You’ll only pay back a percentage of the money you earn over the threshold above. If you’re making £30,000 a year, you don’t have to pay 9% of the whole sum. You only pay the difference between this and the threshold – so you only pay 9% of £2,705 over the year.

Most people will probably never fully pay back their student loan as it gets cancelled after 30 years (or when you reach 65 years old for some people). You don’t need to worry. A student loan isn’t treated the same as others debts. It won’t affect your credit score and doesn’t go against you when you’re trying to apply for a credit card or get a mortgage.

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Pension Contributions

You might not be thinking of preparing for older age when you’re young, but the sooner you start making pension payments, the better. A pension is a type of long-term tax-free savings. This means that you don’t pay income tax on the amount you pay into your pension. Your pension will be given to you every month, similar to a wage after you retire. The more you pay in, the more you may get every month after you retire. You’ll also get a state pension (based on your NI contributions) when you reach state pension age, but saving for a private pension can make life more comfortable when you’re retired. You can also start claiming this pension sooner.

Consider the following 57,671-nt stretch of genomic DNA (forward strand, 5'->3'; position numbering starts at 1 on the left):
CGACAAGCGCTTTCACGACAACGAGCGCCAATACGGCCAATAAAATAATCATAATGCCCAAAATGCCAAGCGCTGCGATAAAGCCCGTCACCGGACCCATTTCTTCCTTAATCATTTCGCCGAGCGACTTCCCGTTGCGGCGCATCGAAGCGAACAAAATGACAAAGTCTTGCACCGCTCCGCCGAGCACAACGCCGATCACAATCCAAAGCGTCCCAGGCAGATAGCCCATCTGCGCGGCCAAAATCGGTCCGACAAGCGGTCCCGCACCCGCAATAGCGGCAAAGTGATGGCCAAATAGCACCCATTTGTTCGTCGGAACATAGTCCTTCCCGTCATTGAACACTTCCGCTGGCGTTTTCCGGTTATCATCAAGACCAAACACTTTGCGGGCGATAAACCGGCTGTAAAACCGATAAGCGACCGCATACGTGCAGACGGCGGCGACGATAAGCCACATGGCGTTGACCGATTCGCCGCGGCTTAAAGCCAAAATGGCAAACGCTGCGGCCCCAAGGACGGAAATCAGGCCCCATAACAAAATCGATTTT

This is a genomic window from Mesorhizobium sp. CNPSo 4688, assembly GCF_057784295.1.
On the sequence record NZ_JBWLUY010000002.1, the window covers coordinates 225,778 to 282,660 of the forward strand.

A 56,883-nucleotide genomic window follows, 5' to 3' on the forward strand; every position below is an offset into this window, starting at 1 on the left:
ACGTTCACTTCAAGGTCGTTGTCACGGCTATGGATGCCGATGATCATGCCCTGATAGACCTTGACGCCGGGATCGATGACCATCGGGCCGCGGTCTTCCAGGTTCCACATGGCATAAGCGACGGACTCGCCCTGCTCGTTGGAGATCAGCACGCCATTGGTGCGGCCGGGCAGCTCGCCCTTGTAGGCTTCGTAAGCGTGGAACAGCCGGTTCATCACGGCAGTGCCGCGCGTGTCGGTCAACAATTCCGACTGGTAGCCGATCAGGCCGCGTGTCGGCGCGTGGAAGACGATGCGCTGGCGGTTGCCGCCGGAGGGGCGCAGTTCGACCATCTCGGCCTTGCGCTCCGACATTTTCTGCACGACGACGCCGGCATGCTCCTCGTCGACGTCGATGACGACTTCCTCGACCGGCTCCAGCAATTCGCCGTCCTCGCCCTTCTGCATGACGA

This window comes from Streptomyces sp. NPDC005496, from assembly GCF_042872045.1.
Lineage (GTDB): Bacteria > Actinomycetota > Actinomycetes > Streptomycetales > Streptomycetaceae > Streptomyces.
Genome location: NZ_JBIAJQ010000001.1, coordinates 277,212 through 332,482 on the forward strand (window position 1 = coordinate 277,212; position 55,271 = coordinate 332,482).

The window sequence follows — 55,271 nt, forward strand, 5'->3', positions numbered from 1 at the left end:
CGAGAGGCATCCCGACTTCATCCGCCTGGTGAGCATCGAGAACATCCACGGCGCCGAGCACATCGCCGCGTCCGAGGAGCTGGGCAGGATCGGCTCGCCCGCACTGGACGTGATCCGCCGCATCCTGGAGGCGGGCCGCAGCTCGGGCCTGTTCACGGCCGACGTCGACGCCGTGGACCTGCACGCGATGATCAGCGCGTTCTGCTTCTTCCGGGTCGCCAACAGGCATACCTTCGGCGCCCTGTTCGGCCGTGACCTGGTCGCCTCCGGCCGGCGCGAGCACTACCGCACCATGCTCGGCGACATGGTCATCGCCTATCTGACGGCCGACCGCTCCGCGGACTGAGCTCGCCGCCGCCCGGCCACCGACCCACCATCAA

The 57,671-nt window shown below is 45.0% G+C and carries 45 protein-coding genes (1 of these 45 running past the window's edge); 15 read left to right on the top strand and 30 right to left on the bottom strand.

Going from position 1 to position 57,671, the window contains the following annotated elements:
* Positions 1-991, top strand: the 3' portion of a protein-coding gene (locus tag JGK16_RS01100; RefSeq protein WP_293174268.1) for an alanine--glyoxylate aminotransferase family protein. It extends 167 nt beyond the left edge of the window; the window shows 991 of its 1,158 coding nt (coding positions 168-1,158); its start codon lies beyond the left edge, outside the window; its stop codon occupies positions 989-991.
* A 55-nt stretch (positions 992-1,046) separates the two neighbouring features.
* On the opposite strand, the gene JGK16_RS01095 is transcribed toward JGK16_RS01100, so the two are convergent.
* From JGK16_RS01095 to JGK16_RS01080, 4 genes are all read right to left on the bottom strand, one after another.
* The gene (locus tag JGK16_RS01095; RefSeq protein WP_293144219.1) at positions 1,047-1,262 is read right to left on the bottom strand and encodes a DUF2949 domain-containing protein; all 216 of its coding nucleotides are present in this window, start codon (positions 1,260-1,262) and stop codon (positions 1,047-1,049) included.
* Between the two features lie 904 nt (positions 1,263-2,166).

If you’re over 22 years old, you’ll be enrolled in your company’s pension scheme automatically, but you can choose to be enrolled (opt-in) when you’re younger than this. Most employers will contribute a sum of money towards your pension on top of what you contribute.

If you want help deciding what’s right for you, then MoneyHelper offers impartial, free advice and guidance on pensions. Check out all the details to contact them here.

Further help

Meic – someone that’s always on your side. If you’re struggling and need to talk to someone or just have a question you’d like answered, then you can contact Meic anonymously and free by phone, text or instant message from 8am to midnight every day of the year. We’ll talk through your options and help you find the best path for you going forward.

MoneyHelper – a free service provided by the Money and Pensions Service. Making your money and pension choices clearer. Cutting through jargon and complexities, explaining what you need to do and how you can do it, putting you in control with free, impartial help that’s quick to find, easy to use and backed by Government. Chat with them online, message on WhatsApp +44 77 0134 2744 or call 0800 138 7777.

Turn2Us – a national charity providing practical help to people who are struggling financially.

Welsh Government: Get help with the cost of living – find out what financial support might be available to you, from water, electricity and gas bills, to housing and benefits, to school and higher education.

National Debtline – A charity offering free debt advice to people in the UK. They have a Cost of living hub with all the latest information about the help available.